Let’s go back to the bus for one second. I’ve been robbed on the bus, found a deceased man at the bus stop and had to RUN after being chased on the way to work. Stand in the rain, ice, snow. Walk half a mile to my house every day after being on my feet. Look at all of the things you take for granted having a car today, imagine getting on that bus one day.
I went to Everest Institute while I was working at Max & Erma’s and got my medical billing degree. That was another $15,000 in student debt but I felt desperate to get out of the restaurant industry and thought well, medical billing can’t be so bad. And it wasn’t! It really wasn’t. In fact, I think it was my boss Arlene who shaped the business woman I am today. I remember coming into her office crying over my brother who was doing drugs, again, and she completely set me straight and told me about her struggles and how she became the strong, independent business woman. She was like an older sister figure I never had to look up to and she really altered my perspective of the kind of woman I could end up being. But then, I ended up leaving there because I had the opportunity to work for PETA and again, there goes me wanting to save the world. All I’m going to say about that job is that it was QUITE an experience. QUITE. Lol.
From there, it was Bubba’s on Shore Drive..and here’s where I think I started making the move towards dreaming bigger. The Lesner Inn is beside Bubba’s..like as in, they’re attached. This was the summer I was getting married so every Friday, Saturday and Sunday I would watch weddings take place on the top and bottom decks of the Lesner Inn and CRY. Cry so badly because I love weddings and because mine was approaching. I remember watching those and thinking I wanted to be a part of something bigger. I had been interested in photography since Mikey and I got together but never acted on it thinking it was too far of a dream away. It took me years to commit. So that Spring of 2010 I got my first camera and began slowly reading the manual, studying, wanting to understand it. And from there– you know how the story goes 🙂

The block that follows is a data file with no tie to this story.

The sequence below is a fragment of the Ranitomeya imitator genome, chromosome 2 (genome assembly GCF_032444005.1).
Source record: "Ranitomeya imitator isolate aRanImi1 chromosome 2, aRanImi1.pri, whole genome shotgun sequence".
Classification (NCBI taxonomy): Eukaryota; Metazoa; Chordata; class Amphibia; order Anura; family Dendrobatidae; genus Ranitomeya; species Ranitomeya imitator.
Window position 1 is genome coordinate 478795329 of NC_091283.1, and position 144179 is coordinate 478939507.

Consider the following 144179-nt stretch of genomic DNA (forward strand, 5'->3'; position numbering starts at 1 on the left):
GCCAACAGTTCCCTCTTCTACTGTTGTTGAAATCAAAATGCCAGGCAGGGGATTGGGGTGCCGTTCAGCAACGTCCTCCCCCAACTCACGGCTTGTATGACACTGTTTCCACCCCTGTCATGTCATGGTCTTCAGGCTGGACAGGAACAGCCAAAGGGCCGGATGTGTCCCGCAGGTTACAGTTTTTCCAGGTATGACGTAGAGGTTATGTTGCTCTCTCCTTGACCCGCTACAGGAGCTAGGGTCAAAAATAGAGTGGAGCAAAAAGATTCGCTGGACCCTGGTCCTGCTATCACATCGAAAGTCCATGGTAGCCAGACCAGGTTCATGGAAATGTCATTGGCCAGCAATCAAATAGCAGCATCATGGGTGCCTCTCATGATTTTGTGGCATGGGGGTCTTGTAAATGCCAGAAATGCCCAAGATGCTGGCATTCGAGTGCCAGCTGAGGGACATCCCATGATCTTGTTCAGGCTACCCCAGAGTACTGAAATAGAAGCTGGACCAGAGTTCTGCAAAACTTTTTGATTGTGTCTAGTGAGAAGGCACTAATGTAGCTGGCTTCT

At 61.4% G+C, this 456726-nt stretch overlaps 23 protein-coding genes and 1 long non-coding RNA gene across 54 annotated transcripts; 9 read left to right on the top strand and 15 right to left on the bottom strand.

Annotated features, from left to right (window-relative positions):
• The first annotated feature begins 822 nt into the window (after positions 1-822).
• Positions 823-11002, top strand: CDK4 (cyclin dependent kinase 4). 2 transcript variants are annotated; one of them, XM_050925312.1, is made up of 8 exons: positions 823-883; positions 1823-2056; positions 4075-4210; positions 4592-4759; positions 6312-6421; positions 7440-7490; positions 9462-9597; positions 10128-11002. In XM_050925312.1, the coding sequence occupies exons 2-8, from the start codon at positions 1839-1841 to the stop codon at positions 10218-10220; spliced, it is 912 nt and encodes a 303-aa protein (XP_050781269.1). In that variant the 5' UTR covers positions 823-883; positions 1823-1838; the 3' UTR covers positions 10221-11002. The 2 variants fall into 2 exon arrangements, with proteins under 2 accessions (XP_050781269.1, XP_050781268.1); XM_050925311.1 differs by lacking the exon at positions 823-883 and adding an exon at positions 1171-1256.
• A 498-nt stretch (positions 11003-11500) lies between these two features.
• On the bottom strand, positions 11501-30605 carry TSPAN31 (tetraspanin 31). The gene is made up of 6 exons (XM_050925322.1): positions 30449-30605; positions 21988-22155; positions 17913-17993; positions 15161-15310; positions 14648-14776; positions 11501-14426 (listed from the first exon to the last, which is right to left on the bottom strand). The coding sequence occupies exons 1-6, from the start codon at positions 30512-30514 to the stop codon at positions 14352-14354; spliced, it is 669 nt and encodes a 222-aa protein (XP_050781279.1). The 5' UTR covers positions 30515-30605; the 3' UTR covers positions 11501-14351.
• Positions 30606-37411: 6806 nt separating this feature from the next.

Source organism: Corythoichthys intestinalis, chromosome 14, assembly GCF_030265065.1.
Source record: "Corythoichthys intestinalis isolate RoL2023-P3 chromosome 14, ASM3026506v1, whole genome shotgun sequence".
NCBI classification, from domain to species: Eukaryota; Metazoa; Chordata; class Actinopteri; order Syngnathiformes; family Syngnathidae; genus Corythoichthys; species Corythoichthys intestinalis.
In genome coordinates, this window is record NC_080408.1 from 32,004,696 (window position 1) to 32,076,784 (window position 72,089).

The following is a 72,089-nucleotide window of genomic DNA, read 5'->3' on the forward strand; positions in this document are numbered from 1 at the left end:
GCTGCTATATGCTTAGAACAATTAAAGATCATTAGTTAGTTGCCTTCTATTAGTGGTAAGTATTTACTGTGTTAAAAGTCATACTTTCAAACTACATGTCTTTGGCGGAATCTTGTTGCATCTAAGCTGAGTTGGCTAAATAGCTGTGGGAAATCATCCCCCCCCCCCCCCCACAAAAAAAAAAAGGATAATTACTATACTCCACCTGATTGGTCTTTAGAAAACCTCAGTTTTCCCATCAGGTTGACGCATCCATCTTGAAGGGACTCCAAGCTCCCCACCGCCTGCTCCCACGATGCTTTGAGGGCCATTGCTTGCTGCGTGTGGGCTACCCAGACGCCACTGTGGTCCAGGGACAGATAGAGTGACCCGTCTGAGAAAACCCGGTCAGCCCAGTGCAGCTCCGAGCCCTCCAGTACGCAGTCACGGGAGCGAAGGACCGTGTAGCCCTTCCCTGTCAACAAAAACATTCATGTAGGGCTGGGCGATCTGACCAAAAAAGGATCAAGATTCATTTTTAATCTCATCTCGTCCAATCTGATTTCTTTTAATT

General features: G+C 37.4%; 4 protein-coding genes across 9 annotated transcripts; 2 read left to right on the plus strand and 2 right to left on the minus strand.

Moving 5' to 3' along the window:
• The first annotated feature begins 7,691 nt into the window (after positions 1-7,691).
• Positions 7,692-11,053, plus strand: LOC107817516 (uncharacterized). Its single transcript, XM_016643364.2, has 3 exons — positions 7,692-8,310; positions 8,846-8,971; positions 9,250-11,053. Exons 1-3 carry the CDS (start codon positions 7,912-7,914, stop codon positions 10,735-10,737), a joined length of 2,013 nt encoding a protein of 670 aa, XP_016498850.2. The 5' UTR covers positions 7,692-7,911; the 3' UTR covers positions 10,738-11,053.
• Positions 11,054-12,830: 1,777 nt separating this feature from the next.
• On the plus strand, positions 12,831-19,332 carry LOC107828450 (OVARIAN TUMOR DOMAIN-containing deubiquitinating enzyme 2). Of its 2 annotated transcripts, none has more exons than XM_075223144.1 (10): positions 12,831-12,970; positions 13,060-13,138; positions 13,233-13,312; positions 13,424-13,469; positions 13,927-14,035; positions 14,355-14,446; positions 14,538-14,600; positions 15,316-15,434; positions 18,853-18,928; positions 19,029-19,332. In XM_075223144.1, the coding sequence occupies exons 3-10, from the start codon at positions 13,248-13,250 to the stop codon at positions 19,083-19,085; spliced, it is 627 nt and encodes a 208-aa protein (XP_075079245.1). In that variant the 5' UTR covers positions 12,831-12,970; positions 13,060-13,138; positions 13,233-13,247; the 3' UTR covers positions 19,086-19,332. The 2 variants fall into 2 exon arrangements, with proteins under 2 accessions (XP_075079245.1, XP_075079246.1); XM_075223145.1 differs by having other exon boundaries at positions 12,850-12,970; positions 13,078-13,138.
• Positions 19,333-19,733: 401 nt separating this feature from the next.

So I am NOT discounting that I am lucky. I know I am. And when people say I am lucky I agree! I know I am. But the only thing that hurts my feelings is when someone writes “you’re so lucky you can afford that” or something that relates luckiness to acquiring something through working hard and investing.
“What is the best editing program to use?”
“Lightroom definitely! I love it”
“Well I just can’t afford that right now so it’s out of the question.”
Okay, so wait on it. Don’t go out to eat or shop for a couple months, cut costs and save up. Get a white envelope and write LIGHTROOM on it and everytime you don’t go out to eat, put half of the cash that you would have spent on your food in the envelope.
“What’s your favorite lens?”
“I love the 50mm 1.2, it’s so clean!”
“Yeah that’s too expensive.”
There is a lack of respect for the craft in comments like this, expecting stellar results from cheap materials. Okay…so WAIT. Save up. Everyone is SO about instant gratification and if you truly loved photography and wanted to do things the best way for yourself and for your business, you would respect the wait.
I used to feel outnumbered by my peers and discouraged that I wasn’t sent to college with a new car, coach purse and designer jeans. That I wasn’t attending classes and going out to eat, shopping and hitting the bars with my parent’s money. But it was riding the scary public bus, working thankless jobs and barely getting by that made me the photographer and businesswoman I am today. I never take ONE second for granted and I never will.
Pictures from so long ago:
One of our hundred beach dates 🙂
A laundromat is a luxury after washing your clothes in a bath tub! Note, there was a shooting the month after this was taken at this location on Little Creek Road. Ward’s Corner is NOT the place to live!
There we are! Go Everest!!!!!!! 🙂 And the girl that stole my money wasn’t allowed in the picture 🙂